September 15, 2011
EMP (electro magnetic pulse), if big
enough, will fry electronics, microelectronics, and will blow up
transformers along the electrical power grid.
Although a large nuclear blast high in
the atmosphere will cause a wide ranging EMP affect, the most likely
scenario of EMP devastation will come from our Sun. A monstrous
solar flare. It certainly will happen, there is no doubt about that
- even among scientists and government organizations.
First, high energy sunlight - mostly x-rays will ‘ionize’ (convert
into ions, atoms or molecules with a net electric charge) Earth’s
upper atmosphere, which will interfere with radio communications.
Next comes a radiation storm, potentially dangerous to unprotected
Finally comes the real killer, a coronal mass ejection (CME), a
slower moving cloud of charged particles that can take several days
to reach the Earth. When a CME hits, the solar particles will
interact with Earth’s magnetic field to produce powerful
It is these fluctuations that will
produce electrical currents in ‘conductive’ things here on Earth,
such as our criss-crossing power lines suspended above our streets.
As you may have witnessed during a
powerful lightning strike, transformers will explode and burn up as
these currents overload their design capacity.
Power across the land will be mostly gone. Satellites will be fried
- no GPS, or communications.
No cell phones. No working pumps for
utilities or gasoline. No ATM’s. No modern day transactions or
commerce. Distribution channels are closed. Transportation grinds to
a halt. The clock is ticking towards chaos…
The power companies do have spare transformers. However, all reports
indicate there are only fractional numbers available, and most
studies indicate that it could take up to many years to resolve.
By then of course, it will be a
While civilization will rapidly deteriorate into chaos, the worst of
it is just beginning to boil over. That is, the worlds 440 nuclear
power plants (about 700 if you count all research reactors).
Nuclear reactors while running normally, are in a state of
controlled meltdown as they heat water into steam which turns
turbines that produce electricity. The only thing saving us from
disaster is the constant supply of fresh cool water that keep the
rods from melting down. The flow of water requires electricity and
pumps, and working electronic systems to control them.
If these systems are damaged, or the
electricity is OFF, well,
Backup batteries will keep pumps running for a day or so. Diesel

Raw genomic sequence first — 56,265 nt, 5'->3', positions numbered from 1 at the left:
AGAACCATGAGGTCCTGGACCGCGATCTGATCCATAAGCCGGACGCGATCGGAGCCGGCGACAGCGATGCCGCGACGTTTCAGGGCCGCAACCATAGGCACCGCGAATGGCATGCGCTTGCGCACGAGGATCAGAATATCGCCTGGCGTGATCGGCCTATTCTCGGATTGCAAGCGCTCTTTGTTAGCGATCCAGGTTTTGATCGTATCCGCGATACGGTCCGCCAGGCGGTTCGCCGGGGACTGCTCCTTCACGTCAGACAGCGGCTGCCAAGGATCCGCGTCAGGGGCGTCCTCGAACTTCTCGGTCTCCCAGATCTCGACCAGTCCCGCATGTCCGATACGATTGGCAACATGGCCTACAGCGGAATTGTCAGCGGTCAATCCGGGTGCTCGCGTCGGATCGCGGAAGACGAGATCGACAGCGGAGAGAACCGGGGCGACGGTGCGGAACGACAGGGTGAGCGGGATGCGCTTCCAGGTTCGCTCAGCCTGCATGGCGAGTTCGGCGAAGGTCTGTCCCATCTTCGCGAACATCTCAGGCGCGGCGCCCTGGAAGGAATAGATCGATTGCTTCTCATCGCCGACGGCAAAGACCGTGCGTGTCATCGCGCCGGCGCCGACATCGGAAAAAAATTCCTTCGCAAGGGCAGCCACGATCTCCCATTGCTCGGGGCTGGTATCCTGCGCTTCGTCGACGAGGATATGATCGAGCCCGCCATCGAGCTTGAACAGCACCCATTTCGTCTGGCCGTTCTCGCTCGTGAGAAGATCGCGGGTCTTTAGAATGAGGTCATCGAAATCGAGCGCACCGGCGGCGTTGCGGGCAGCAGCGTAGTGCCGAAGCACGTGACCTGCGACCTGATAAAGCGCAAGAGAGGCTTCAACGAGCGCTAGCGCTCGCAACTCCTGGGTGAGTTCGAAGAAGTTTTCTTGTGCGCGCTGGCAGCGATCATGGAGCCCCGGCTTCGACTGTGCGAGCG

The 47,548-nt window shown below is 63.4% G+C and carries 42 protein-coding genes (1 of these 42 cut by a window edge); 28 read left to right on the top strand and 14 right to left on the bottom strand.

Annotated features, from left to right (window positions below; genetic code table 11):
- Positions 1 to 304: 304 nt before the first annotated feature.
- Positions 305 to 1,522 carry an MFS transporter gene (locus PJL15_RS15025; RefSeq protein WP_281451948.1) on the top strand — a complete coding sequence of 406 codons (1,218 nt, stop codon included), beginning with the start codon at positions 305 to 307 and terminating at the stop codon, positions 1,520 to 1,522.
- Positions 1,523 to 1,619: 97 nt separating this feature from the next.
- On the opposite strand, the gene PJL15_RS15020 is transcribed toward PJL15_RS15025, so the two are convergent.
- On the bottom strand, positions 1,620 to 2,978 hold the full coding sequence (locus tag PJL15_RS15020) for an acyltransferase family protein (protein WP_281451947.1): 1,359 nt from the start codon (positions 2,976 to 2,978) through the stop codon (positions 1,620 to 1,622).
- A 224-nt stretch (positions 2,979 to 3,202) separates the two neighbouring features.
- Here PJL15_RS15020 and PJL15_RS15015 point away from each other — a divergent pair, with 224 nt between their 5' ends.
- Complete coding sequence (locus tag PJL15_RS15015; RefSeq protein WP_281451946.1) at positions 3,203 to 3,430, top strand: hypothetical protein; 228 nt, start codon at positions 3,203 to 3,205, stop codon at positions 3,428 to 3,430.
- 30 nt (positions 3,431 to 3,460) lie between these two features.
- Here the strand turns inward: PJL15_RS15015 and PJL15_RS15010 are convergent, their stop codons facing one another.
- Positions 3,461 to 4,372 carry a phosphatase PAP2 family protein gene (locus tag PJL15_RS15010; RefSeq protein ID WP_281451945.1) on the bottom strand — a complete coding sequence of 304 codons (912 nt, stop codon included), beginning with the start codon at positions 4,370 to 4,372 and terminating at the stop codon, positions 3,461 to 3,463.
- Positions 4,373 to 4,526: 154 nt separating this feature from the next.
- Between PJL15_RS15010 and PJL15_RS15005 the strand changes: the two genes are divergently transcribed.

generators will keep pumps running as long as their is diesel fuel
and spare parts on hand. The problem is, in our scenario the diesel
fuel will run out (assuming that the generator works in the first
Distribution will be down. Where will
the fuel come from? Surely there will be some reactors saved, but
common sense tells us that there will remain a very large number of
nuclear plants that will suffer full-on meltdown. Imagine a hundred
or more Fukushima’s - all at once.
There will hardly be a safe place on the planet should this occur.
Soils will be permeated with radioactive particles, which when
farmed will produce vegetables that glow in the dark - assuming that
the Farmers are still alive. Top soils will need to be scraped off
to access cleaner soils. Of course it will be much worse downwind
from any nuclear plant.
Unless you can survive underground for
an extended period of time, living top side will be a life
challenge, to say the least.
don’t think it can happen
There will always be skeptics. Skepticism is a very good thing.
However, do your own research and check
1859 Carrington Event. That solar event, had it occurred in
modern time (and it will), it would have certainly produced results
similar to the scenario above. These major solar events reportedly
occur every 150 years or so.
And, they can happen at any time, even
during ‘off-peak’ of a solar cycle.
The purpose of this article is NOT to fear monger, but to highlight
your risk awareness of this eventual certainty.
It may very well happen in your
lifetime. Most people don’t think about these types of dangers or
risks. I happen to think about them from time to time - must just be
the way my brain is wired)
It is a good life insurance policy to
factor risks into your life situation. A proportional amount of
preparedness for various disaster scenarios is a very wise thing. In
You may also be interested in 'USA - Safe Distance from Nuclear
It is difficult
to impossible to answer the question, “How far away
is a safe distance from a nuclear reactor?”, so I’ve
created 100 mile radius zones (200 mile diameter)
around each nuclear plant to provide some visual
Yellow zones are around decommissioned